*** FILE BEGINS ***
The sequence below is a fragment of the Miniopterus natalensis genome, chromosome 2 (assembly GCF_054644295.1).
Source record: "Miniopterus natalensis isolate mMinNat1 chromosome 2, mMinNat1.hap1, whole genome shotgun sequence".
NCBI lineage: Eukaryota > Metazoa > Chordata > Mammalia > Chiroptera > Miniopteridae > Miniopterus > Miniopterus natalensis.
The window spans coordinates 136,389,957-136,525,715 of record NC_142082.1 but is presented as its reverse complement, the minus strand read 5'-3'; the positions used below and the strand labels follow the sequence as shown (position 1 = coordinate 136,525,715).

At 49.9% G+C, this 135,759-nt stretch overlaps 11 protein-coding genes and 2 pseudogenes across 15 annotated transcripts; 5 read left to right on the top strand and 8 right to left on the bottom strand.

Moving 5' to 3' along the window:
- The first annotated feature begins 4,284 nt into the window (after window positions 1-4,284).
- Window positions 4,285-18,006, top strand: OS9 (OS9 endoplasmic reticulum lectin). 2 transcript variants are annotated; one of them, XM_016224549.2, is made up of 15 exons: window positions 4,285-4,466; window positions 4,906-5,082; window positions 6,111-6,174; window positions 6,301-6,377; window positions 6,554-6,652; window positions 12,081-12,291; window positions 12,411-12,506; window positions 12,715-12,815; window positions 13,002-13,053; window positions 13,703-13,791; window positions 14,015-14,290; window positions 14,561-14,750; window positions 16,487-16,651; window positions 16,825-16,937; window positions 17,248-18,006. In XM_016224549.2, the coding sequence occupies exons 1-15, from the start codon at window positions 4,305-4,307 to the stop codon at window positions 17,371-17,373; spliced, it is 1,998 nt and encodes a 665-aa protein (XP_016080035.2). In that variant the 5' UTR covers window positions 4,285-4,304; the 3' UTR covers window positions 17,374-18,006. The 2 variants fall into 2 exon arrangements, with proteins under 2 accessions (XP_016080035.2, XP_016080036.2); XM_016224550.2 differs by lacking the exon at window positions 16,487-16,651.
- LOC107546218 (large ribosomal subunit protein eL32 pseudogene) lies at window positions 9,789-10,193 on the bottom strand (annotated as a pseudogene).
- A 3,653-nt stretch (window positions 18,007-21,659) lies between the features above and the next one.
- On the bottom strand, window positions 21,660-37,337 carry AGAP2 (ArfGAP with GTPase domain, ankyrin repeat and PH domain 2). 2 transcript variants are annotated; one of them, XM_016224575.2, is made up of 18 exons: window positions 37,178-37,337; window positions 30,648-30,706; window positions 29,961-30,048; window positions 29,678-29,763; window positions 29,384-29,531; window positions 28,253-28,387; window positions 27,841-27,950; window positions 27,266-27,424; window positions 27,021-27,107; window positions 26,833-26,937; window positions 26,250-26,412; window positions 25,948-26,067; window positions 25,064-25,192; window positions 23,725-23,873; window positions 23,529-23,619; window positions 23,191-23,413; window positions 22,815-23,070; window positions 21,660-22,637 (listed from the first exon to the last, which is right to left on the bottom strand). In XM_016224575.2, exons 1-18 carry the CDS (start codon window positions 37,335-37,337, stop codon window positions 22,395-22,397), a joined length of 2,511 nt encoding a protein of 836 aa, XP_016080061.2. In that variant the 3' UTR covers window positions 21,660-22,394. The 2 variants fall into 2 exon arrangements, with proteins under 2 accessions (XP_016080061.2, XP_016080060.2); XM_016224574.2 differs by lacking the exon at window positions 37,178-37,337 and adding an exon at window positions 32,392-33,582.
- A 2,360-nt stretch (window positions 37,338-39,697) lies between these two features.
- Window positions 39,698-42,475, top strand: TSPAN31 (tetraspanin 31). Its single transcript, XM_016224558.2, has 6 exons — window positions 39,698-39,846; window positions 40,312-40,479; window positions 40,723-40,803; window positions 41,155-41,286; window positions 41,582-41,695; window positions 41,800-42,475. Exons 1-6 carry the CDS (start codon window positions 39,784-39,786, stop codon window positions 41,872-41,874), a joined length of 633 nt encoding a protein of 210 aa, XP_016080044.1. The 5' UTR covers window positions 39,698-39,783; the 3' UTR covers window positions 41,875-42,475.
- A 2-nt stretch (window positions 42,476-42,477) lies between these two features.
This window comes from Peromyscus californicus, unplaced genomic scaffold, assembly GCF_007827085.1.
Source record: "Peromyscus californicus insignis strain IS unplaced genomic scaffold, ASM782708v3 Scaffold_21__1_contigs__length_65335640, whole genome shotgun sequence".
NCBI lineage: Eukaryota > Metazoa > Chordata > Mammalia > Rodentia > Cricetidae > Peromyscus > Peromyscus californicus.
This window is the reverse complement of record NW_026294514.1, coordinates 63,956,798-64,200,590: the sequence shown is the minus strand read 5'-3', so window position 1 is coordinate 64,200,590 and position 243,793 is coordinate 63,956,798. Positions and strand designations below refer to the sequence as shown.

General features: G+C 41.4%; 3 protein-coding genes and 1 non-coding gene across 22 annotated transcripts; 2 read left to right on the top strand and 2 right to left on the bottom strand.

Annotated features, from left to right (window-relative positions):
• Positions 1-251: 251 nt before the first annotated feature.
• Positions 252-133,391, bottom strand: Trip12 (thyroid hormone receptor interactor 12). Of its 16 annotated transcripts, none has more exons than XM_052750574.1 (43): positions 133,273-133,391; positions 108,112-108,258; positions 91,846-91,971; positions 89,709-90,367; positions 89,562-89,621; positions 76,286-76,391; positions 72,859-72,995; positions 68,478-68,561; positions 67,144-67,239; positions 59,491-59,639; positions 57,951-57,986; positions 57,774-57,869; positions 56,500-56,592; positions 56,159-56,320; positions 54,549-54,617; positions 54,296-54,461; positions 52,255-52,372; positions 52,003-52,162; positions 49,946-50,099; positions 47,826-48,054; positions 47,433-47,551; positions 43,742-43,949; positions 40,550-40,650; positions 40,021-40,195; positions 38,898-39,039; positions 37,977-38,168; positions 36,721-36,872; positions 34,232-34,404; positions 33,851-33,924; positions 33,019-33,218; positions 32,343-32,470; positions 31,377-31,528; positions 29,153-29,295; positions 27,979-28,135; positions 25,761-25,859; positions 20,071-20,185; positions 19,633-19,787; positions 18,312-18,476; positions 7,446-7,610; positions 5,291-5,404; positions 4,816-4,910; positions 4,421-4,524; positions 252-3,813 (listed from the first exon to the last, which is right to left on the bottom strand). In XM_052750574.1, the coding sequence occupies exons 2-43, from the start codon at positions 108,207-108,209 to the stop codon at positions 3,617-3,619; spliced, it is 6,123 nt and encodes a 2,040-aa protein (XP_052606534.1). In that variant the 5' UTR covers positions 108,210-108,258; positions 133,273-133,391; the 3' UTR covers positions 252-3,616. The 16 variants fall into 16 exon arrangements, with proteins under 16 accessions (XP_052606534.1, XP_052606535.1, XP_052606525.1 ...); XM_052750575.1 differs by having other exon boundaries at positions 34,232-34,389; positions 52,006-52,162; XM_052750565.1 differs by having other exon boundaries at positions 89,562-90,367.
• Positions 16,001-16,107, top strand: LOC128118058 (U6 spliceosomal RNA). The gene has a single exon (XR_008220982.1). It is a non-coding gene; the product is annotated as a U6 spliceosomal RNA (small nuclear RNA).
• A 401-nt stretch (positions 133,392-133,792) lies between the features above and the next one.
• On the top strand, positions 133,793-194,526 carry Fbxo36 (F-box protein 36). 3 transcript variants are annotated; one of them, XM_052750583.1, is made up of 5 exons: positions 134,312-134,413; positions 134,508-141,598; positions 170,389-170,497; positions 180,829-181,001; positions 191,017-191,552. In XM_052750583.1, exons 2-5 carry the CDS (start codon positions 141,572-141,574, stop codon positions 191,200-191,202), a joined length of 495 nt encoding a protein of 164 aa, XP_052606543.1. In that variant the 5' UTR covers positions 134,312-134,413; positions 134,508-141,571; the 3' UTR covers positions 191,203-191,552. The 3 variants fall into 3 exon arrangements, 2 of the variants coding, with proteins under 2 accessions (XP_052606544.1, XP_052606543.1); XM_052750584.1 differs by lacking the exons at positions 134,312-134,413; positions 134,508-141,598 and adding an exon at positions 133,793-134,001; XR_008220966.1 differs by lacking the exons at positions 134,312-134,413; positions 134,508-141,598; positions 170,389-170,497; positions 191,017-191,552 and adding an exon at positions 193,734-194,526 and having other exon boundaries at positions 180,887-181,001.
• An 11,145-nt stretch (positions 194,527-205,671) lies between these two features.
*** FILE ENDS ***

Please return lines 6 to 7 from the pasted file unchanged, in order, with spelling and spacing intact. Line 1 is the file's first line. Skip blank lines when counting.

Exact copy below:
Moving 5' to 3' along the window:
- The first annotated feature begins 4,284 nt into the window (after window positions 1-4,284).